Preserving a threatened species

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Serra Hoagland researches ways to save the Mexican Spotted Owl.

Serra Hoagland, a PhD student in forestry, is merging Native American land management techniques with Western science in her research focused on preserving the Mexican Spotted Owl. The species has been listed as “threatened” by the U.S. Fish & Wildlife Service since 1993.

One of the biggest threats the owls are facing is an increasing severity of wildfire in their habitat.

That’s where Hoagland’s research comes in. She has been studying owl sites on the tribally managed Mescalero Apache forest in New Mexico and comparing them to sites on land the U.S. Forest Service manages.

“We used satellite images to characterize the habitat around owl sites on the reservation compared to adjacent owl sites on the national forest,” she explains. “I found, sure enough, they’re different.”  

Hoagland, who participated in the Indian Forest Management Assessment Team (IFMAT) III, a group of nationally recognized forest scientists and managers who report to Congress on the status of Indian forests, attributes this discrepancy to differences in land management techniques.

 “The Forest Service has been really successful at fire suppression, but in an ecosystem that requires fire, that can then create a dangerous situation for spotted owls,” Hoagland says.  She goes on to explain that Native American forests, however, manage the land so that the risk of wildfire is much lower.

Protecting the owls

Hoagland explains that the owls are threatened by wildfires because the Forest Service is reluctant to perform forest treatments near owl sites, as the treatments may seem harmful to the owls. For example, cutting down trees in owl sites to protect the owls appears counterintuitive.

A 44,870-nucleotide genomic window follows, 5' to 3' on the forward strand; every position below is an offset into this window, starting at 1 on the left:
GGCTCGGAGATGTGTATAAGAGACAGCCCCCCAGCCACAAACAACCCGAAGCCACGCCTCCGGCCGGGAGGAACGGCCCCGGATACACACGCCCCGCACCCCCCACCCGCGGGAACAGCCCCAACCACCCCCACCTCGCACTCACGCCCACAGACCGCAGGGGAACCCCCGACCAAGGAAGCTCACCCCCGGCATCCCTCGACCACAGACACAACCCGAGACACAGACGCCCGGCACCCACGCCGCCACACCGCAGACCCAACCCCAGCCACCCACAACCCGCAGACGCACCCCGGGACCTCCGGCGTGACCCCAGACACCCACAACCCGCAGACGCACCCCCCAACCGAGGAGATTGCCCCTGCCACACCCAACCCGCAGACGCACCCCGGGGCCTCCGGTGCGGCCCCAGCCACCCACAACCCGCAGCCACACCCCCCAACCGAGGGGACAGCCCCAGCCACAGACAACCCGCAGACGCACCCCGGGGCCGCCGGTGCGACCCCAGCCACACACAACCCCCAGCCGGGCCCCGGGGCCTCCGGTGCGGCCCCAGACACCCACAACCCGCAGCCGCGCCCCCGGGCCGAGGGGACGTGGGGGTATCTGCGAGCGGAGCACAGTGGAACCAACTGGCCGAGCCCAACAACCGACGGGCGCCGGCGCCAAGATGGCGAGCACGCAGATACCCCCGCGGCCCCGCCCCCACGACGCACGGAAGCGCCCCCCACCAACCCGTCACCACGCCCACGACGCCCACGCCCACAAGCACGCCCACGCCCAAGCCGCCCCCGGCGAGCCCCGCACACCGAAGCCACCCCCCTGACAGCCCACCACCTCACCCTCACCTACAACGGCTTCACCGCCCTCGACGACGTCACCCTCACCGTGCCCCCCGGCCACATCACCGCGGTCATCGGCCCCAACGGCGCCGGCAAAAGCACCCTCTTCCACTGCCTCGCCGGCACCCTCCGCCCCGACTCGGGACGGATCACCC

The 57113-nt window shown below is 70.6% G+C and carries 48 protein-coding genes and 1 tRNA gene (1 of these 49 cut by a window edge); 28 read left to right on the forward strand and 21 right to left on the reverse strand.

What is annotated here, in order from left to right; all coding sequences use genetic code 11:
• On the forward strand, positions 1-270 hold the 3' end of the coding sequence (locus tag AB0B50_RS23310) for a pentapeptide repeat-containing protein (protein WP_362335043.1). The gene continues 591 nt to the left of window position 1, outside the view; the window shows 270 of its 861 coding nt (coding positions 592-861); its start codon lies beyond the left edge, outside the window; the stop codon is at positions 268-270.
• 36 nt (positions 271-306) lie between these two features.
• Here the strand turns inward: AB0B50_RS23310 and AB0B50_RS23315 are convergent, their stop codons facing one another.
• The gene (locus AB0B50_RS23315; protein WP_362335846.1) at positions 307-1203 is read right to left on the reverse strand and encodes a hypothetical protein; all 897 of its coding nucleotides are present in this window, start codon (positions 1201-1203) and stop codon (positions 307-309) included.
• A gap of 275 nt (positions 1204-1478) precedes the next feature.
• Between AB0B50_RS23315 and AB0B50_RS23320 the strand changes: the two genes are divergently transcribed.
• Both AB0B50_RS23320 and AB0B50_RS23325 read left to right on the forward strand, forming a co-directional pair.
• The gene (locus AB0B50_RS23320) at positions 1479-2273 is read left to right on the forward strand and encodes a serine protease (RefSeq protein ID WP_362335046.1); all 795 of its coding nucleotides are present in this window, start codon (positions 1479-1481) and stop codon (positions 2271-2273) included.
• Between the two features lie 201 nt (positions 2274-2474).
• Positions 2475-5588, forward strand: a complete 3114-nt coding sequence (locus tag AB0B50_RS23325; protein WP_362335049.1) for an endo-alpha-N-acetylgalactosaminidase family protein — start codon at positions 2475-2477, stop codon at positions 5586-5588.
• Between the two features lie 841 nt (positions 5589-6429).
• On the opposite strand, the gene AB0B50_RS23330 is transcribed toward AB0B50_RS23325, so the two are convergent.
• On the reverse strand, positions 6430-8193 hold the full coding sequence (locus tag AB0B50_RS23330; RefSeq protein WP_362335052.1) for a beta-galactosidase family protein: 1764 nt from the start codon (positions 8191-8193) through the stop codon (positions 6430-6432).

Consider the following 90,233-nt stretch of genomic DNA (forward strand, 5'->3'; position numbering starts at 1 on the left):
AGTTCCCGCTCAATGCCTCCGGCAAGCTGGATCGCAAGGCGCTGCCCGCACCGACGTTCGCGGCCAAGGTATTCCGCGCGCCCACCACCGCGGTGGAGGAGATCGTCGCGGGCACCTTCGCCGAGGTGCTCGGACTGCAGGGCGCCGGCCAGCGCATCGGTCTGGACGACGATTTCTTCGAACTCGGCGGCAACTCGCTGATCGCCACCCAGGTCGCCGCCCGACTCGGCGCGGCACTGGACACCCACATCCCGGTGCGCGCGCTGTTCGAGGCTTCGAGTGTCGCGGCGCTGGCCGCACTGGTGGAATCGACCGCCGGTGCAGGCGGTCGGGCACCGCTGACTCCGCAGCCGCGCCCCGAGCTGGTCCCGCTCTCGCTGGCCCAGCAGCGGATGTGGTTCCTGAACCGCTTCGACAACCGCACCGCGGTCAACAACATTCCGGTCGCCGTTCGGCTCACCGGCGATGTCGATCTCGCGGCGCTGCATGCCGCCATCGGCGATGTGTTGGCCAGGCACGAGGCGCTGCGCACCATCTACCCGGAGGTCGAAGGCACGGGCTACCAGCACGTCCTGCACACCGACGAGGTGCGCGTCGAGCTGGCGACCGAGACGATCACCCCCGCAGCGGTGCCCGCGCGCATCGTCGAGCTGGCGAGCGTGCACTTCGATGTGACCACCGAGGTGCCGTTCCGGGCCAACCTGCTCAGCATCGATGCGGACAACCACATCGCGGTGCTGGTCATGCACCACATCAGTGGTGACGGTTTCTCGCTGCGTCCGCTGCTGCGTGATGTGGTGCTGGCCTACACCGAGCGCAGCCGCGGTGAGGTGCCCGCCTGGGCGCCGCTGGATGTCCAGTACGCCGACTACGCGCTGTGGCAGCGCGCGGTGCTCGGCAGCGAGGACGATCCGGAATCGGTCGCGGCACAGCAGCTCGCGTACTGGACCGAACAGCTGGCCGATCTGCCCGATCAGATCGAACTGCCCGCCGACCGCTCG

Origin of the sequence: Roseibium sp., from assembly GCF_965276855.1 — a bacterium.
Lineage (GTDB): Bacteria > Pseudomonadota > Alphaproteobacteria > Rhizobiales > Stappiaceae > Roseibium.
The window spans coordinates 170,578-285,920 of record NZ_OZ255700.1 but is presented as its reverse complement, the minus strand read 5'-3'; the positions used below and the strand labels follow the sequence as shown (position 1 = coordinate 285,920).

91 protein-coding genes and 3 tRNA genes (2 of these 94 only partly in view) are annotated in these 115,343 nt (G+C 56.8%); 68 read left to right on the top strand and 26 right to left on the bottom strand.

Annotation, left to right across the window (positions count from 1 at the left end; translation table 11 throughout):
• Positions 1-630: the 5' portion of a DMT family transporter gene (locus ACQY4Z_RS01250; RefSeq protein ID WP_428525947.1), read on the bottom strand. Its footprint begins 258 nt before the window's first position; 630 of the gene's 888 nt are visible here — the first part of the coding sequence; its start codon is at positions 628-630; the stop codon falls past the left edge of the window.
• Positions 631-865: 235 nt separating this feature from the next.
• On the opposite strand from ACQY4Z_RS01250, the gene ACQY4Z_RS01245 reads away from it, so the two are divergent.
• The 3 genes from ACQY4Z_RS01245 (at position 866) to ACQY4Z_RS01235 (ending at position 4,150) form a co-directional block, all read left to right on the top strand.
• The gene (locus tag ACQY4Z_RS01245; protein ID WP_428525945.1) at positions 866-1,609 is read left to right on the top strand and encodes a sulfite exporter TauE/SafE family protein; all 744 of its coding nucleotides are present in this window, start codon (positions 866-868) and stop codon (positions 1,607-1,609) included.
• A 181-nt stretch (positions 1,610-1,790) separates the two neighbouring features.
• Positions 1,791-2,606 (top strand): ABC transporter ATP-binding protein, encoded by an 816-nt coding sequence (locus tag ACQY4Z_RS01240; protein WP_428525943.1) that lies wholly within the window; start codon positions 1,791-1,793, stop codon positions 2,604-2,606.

“Thinning is tough because they nest in those trees, but you also want to reduce the wildfire risk, so we try to achieve that balance,” Hoagland says.

However, Hoagland’s research has shown that the owls will continue to nest in thinned sites because the sites attract more rodents, which serve as a food source for the owls.  This suggests that reducing wildfire risk through techniques such as thinning and prescribed fires will not harm the owl population.

Tribal knowledge meets Western science

Hoagland, a member of the Laguna Pueblo tribe, is one of the 2.2 percent of Science, Technology, Engineering, and Math (STEM) students in the country who are Native American.

She explains the wisdom of Traditional Ecological Knowledge (TEK) can offer a longer-term view of wildfire risk reduction and other ecological issues that may provide vital clues to optimal forest management techniques.

“It’s exciting working with the tribes, because they’ve maintained that forest health and that balance in the forest,” says Hoagland. “Not only do those areas have low fire risk, but they also support a healthy owl population. It makes for a really unique case study.”